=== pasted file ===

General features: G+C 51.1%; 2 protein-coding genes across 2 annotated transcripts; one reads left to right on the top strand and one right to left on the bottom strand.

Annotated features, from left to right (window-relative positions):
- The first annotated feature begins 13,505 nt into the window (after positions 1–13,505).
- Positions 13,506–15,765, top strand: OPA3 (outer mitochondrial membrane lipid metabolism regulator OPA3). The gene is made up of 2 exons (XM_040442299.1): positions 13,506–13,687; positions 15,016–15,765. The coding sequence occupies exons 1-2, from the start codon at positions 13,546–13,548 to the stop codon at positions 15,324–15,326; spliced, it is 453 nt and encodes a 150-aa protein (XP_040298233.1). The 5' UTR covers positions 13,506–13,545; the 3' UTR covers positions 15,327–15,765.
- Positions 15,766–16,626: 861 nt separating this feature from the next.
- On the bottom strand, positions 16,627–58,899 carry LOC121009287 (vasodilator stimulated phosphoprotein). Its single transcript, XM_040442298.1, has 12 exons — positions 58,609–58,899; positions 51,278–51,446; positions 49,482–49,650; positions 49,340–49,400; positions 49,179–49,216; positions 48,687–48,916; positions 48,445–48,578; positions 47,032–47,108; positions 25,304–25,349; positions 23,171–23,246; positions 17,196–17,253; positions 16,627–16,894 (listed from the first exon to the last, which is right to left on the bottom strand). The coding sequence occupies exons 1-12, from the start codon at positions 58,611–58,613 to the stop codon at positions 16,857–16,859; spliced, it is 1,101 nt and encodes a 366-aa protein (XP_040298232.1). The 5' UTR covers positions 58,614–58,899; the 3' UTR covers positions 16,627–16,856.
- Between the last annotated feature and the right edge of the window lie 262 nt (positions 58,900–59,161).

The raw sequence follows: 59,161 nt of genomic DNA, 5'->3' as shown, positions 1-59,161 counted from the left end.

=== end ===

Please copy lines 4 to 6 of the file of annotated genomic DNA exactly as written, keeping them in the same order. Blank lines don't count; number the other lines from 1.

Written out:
- Positions 13,506–15,765, top strand: OPA3 (outer mitochondrial membrane lipid metabolism regulator OPA3). The gene is made up of 2 exons (XM_040442299.1): positions 13,506–13,687; positions 15,016–15,765. The coding sequence occupies exons 1-2, from the start codon at positions 13,546–13,548 to the stop codon at positions 15,324–15,326; spliced, it is 453 nt and encodes a 150-aa protein (XP_040298233.1). The 5' UTR covers positions 13,506–13,545; the 3' UTR covers positions 15,327–15,765.
- Positions 15,766–16,626: 861 nt separating this feature from the next.
- On the bottom strand, positions 16,627–58,899 carry LOC121009287 (vasodilator stimulated phosphoprotein). Its single transcript, XM_040442298.1, has 12 exons — positions 58,609–58,899; positions 51,278–51,446; positions 49,482–49,650; positions 49,340–49,400; positions 49,179–49,216; positions 48,687–48,916; positions 48,445–48,578; positions 47,032–47,108; positions 25,304–25,349; positions 23,171–23,246; positions 17,196–17,253; positions 16,627–16,894 (listed from the first exon to the last, which is right to left on the bottom strand). The coding sequence occupies exons 1-12, from the start codon at positions 58,611–58,613 to the stop codon at positions 16,857–16,859; spliced, it is 1,101 nt and encodes a 366-aa protein (XP_040298232.1). The 5' UTR covers positions 58,614–58,899; the 3' UTR covers positions 16,627–16,856.